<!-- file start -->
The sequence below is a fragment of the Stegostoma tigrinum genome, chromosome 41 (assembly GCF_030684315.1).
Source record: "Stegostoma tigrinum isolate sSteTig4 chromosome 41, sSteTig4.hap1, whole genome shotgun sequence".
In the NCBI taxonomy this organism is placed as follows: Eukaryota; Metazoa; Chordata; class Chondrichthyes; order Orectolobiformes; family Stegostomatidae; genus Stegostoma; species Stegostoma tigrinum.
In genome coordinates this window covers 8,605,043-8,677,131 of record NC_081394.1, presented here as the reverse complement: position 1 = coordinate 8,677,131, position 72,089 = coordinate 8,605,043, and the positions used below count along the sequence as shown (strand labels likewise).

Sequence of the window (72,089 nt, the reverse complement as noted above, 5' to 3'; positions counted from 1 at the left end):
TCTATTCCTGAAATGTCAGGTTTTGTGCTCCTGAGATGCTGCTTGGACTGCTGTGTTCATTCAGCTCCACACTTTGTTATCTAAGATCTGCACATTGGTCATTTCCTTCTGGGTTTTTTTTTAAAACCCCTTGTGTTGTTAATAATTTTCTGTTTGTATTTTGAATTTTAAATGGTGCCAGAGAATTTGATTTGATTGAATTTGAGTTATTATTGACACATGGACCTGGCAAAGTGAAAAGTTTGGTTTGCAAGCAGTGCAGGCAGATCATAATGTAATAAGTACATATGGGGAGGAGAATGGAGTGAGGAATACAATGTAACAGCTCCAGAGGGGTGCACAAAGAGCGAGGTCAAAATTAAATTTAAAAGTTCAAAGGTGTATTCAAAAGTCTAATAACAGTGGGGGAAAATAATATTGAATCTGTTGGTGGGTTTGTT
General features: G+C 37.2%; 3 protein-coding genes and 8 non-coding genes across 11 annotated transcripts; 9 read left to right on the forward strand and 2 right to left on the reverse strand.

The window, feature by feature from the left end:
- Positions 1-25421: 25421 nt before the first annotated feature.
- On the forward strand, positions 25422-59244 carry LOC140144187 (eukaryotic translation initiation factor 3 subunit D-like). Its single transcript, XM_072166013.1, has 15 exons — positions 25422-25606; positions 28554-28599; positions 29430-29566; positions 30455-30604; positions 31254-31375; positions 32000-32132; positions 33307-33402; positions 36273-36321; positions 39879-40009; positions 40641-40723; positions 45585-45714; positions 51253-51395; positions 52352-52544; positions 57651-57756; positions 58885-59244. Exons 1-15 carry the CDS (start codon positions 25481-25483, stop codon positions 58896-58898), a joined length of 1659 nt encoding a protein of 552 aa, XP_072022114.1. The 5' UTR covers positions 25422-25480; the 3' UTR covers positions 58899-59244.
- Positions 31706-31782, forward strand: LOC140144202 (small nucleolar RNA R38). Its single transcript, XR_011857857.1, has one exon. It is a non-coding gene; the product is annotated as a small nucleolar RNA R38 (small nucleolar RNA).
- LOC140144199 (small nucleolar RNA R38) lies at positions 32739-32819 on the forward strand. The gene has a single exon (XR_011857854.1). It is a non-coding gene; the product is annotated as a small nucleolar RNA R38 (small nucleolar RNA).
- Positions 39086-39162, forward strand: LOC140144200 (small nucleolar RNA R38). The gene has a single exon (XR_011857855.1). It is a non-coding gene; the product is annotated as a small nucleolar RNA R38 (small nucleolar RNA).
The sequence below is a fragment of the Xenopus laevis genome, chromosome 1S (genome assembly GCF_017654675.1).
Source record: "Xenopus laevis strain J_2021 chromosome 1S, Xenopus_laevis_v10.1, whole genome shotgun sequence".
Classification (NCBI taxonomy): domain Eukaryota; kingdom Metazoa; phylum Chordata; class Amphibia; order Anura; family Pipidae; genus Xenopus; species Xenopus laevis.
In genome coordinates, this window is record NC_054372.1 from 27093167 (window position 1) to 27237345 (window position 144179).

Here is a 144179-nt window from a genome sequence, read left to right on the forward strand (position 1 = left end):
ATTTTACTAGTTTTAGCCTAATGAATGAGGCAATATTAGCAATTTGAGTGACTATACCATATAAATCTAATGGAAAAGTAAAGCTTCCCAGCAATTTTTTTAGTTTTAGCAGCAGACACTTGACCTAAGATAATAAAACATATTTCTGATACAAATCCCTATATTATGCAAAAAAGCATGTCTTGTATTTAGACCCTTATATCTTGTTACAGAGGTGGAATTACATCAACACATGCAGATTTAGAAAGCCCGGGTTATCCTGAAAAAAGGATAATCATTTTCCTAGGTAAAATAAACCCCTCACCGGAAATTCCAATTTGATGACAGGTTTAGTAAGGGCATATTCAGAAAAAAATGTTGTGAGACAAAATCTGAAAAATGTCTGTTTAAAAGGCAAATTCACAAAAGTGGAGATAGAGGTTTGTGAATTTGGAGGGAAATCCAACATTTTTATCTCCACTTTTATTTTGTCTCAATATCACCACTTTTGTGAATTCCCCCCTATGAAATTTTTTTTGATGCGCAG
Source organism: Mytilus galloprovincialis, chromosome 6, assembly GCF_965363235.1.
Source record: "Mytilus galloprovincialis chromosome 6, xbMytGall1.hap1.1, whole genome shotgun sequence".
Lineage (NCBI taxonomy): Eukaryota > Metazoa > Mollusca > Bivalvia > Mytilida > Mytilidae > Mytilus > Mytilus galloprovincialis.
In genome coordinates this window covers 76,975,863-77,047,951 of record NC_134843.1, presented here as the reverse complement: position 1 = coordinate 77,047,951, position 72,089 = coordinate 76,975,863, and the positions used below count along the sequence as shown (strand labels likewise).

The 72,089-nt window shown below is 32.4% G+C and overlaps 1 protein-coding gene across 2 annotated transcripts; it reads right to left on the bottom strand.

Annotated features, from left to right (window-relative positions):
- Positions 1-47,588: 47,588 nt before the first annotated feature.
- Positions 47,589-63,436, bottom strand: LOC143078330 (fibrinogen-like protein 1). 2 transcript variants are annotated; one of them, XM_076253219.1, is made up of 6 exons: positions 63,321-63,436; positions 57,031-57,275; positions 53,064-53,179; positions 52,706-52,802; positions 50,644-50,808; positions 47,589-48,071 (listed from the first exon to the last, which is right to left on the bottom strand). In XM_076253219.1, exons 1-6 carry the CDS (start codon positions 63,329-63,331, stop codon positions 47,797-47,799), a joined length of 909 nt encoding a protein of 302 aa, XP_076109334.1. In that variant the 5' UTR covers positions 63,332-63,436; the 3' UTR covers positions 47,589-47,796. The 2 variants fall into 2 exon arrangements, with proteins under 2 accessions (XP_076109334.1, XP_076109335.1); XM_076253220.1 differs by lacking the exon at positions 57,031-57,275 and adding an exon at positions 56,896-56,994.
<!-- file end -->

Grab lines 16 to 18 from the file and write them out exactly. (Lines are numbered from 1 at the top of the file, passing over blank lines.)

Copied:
Classification (NCBI taxonomy): domain Eukaryota; kingdom Metazoa; phylum Chordata; class Amphibia; order Anura; family Pipidae; genus Xenopus; species Xenopus laevis.
In genome coordinates, this window is record NC_054372.1 from 27093167 (window position 1) to 27237345 (window position 144179).

Here is a 144179-nt window from a genome sequence, read left to right on the forward strand (position 1 = left end):